Taylor claims the move away “from a hermeneutic of sin, evil, or spiritual redirection, to one of sickness, has at best ambiguous results for human dignity.” The person themselves is often obscured in a medical practice which has learned to see anguish, melancholy or emptiness “simply as pathologies”. The therapeutic paradigm that has emerged in the last few centuries struggles to make a robust claim to superiority at a time when certain medical and psychiatric practices have been shown to make matters worse.
As Taylor present it, two particular criticisms form the centre of the struggle between humanism and belief in transcendence. The first, which Taylor terms the Romantic criticism (as a nod to the movement which originated the complaint), concerns the idea that religion, actuated by pride or fear, sets impossibly high goals for humanity and then in attempting to enforce those goals ends up mutilating what is valuable about being human. The second, which Taylor terms the Tragic criticism, is that religion tends to “bowdlerize” reality (that is, to sanitize by removing what is vulgar or unpleasant), making things seem far nicer than they really are under the surface.
These two criticisms are not quite contradictory, but there is “a strain between these two lines of attack”. The Tragic criticism, for instance, holds against more “liberal” or Deist forms of Christianity (which, as we have seen were the ante-chamber for the birth of exclusive humanism) but they don’t work at all against, say, Calvin (pictured above), who paints a picture of most of humanity being condemned to hell – far from bowdlerizing, Calvin’s picture offers an even more horrific predicament that what can be assumed from observation on the ground! Similarly, the Romantic criticism may work against this kind of savage “old time religion”, but it is rather less apposite when compared to more liberal-minded Christianity.
And this considers only the nature of this dilemma from the religious extreme:
Not only that, but the bowdlerizing charge holds as well against unbelieving humanisms which have too rosy a view of the harmony of interests, or the power of human sympathy; while the mutilating attack holds in spades against certain forms of atheist humanism which have driven the destructive attempts at total reform which litter the history of the twentieth century.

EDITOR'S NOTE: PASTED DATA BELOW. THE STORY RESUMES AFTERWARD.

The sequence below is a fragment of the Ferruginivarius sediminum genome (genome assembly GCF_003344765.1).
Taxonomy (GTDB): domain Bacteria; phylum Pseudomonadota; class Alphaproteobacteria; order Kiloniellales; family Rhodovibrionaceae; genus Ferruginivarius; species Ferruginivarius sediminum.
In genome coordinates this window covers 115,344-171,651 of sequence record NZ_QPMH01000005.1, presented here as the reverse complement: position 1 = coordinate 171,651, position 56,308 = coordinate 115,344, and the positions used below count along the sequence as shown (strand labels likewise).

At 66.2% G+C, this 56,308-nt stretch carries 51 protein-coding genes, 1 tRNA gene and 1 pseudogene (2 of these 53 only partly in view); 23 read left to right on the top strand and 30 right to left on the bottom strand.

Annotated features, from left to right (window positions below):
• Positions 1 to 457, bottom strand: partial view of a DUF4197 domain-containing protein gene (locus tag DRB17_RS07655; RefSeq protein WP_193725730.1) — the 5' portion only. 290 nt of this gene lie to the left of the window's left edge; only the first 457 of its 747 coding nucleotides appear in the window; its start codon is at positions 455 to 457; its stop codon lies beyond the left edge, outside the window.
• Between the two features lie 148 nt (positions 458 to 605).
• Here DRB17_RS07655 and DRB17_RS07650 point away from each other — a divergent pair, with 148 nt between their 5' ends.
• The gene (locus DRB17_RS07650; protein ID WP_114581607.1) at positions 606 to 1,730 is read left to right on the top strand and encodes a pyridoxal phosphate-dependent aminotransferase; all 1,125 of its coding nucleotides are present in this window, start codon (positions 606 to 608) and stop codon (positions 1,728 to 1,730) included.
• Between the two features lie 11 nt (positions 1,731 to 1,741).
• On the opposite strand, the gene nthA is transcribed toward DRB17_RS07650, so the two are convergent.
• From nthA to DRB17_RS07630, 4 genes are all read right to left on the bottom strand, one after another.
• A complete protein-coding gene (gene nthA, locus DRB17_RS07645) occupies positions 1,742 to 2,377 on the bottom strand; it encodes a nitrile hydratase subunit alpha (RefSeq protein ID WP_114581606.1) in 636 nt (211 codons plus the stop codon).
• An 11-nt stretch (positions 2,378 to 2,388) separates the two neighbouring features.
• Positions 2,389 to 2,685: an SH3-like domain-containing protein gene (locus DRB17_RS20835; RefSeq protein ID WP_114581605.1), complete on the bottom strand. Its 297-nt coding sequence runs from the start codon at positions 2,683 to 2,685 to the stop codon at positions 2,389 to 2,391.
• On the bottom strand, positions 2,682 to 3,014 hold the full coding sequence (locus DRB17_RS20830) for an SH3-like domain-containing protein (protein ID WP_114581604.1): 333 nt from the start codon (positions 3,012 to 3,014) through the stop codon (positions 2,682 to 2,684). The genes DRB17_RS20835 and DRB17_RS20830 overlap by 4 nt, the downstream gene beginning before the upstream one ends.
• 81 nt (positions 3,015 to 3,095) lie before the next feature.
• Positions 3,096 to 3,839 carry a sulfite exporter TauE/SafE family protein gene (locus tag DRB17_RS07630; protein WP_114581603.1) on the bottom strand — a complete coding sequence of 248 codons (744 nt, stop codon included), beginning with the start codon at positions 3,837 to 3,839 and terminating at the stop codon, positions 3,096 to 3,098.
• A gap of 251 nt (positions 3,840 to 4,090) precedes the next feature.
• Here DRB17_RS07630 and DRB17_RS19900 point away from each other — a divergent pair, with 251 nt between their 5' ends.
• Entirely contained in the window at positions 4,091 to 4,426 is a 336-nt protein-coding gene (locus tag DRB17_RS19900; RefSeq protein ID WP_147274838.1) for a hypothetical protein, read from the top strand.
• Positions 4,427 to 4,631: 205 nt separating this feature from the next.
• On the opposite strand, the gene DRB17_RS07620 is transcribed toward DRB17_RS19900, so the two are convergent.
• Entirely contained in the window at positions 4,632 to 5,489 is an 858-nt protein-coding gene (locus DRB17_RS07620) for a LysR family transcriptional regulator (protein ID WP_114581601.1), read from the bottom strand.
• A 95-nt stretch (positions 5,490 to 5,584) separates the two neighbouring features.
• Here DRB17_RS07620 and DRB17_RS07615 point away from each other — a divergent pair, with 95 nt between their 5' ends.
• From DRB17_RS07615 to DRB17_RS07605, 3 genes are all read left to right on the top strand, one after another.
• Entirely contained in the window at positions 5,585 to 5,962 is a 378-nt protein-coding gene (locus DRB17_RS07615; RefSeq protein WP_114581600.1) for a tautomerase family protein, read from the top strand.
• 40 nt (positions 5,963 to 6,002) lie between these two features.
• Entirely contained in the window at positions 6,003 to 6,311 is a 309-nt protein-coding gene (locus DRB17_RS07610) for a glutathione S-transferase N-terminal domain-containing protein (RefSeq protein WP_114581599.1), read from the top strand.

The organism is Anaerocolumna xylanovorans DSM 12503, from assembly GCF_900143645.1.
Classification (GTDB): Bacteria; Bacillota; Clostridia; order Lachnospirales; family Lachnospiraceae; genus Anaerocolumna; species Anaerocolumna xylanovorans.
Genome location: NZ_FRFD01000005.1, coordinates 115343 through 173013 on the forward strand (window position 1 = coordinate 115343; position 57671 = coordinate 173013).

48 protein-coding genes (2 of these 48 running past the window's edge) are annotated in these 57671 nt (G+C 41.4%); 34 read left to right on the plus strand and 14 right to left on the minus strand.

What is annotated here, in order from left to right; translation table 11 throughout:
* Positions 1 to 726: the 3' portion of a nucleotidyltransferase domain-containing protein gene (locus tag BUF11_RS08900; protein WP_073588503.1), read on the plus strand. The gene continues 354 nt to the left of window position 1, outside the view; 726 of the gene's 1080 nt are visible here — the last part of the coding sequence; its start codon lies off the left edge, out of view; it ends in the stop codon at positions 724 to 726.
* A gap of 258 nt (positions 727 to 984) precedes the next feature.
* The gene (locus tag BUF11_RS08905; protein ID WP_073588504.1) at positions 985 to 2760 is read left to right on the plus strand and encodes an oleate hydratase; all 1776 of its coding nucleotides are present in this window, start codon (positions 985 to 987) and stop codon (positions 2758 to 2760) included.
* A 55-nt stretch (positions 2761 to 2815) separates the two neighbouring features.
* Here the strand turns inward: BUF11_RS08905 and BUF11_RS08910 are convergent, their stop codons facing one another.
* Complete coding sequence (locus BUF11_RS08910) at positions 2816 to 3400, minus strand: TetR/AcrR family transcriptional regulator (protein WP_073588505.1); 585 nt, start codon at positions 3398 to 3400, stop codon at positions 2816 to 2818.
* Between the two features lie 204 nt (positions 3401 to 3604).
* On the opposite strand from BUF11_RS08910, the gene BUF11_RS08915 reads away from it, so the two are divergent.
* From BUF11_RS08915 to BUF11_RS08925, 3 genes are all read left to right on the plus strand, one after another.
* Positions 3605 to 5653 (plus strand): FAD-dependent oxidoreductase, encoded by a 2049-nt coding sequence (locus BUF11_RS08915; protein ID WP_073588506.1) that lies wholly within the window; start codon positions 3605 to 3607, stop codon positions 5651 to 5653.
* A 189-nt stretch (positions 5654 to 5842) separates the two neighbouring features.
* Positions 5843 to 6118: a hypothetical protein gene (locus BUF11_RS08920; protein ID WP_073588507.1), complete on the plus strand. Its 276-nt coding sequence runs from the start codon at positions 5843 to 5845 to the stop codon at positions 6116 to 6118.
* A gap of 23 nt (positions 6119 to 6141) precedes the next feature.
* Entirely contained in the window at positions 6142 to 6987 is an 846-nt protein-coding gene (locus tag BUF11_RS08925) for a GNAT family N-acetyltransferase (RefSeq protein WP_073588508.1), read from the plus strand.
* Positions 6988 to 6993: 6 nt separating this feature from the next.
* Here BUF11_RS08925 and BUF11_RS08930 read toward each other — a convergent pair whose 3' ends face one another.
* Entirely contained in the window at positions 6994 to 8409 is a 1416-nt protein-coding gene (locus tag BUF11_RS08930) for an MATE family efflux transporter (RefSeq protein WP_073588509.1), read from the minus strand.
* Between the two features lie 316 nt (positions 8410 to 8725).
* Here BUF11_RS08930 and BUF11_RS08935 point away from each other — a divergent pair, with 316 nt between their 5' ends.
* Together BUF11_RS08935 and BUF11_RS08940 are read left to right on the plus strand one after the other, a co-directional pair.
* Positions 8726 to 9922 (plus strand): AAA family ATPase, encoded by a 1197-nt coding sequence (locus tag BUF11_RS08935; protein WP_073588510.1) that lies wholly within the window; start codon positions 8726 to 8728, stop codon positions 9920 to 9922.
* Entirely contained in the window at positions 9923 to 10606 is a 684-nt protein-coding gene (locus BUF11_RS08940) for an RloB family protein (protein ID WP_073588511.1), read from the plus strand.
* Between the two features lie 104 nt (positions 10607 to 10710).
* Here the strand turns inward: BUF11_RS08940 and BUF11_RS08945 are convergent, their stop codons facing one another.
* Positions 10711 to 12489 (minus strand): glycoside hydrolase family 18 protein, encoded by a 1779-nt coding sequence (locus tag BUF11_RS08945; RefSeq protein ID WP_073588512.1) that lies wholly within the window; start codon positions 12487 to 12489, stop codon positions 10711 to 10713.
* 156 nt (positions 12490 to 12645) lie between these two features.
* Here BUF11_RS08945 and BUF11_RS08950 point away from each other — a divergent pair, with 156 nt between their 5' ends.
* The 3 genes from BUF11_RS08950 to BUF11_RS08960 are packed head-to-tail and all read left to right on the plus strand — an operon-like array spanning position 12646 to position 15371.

Rather than saying that Christianity falls under both criticisms, Taylor suggests that “it is the scene of an internal struggle of interpretations, whereby some seek to avoid one, but thereby fall more directly under the other, and others do the reverse.” And not only Christianity! “Unbelieving views may sell human beings short, in underestimating their ability to reform, but they may also put the bar too high, and justify some very destructive attempts at change.” Everyone – religious or non-religious – struggles to find a place to stand between these two errors.
In exploring the dilemmas that relate to these cross pressures, Taylor goes into far more depth than we can explore here. Of particular interest, however, may be his examination of the relationship between religion and violence, for which he draws upon discussions of what René Girard termed the scapegoat mechanism, in which a group of culturally-allied people will “turn on, kill or expel an outsider”. In a brief exploration of the forces behind the Crusades, Taylor notes that the church at the time was almost glad to have an external enemy to turn upon, as they had been trying for some time to make peace between bellicose noblemen to no avail. The scapegoat mechanism was a backdoor to violence that was not actually permitted in Christian doctrine. He parodies the Crusades quite neatly: